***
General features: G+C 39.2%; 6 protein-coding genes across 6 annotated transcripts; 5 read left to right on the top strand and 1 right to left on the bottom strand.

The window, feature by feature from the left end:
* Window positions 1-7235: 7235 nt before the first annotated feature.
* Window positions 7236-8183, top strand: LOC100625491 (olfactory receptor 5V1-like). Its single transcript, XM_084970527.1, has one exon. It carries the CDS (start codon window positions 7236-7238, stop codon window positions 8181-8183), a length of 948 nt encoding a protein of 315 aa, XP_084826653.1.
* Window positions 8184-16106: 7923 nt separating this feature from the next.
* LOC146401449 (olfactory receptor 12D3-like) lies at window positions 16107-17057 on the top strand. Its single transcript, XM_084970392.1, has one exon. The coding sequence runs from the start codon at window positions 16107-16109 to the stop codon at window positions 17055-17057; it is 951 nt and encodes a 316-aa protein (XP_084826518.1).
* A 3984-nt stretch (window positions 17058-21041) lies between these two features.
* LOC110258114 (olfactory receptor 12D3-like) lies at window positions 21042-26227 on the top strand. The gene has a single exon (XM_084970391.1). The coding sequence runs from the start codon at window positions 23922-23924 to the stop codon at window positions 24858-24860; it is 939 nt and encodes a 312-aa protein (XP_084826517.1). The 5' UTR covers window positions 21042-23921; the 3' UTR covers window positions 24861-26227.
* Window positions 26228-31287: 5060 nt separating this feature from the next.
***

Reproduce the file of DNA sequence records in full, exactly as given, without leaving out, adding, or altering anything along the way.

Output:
General features: G+C 39.2%; 6 protein-coding genes across 6 annotated transcripts; 5 read left to right on the top strand and 1 right to left on the bottom strand.

The window, feature by feature from the left end:
* Window positions 1-7235: 7235 nt before the first annotated feature.
* Window positions 7236-8183, top strand: LOC100625491 (olfactory receptor 5V1-like). Its single transcript, XM_084970527.1, has one exon. It carries the CDS (start codon window positions 7236-7238, stop codon window positions 8181-8183), a length of 948 nt encoding a protein of 315 aa, XP_084826653.1.
* Window positions 8184-16106: 7923 nt separating this feature from the next.
* LOC146401449 (olfactory receptor 12D3-like) lies at window positions 16107-17057 on the top strand. Its single transcript, XM_084970392.1, has one exon. The coding sequence runs from the start codon at window positions 16107-16109 to the stop codon at window positions 17055-17057; it is 951 nt and encodes a 316-aa protein (XP_084826518.1).
* A 3984-nt stretch (window positions 17058-21041) lies between these two features.
* LOC110258114 (olfactory receptor 12D3-like) lies at window positions 21042-26227 on the top strand. The gene has a single exon (XM_084970391.1). The coding sequence runs from the start codon at window positions 23922-23924 to the stop codon at window positions 24858-24860; it is 939 nt and encodes a 312-aa protein (XP_084826517.1). The 5' UTR covers window positions 21042-23921; the 3' UTR covers window positions 24861-26227.
* Window positions 26228-31287: 5060 nt separating this feature from the next.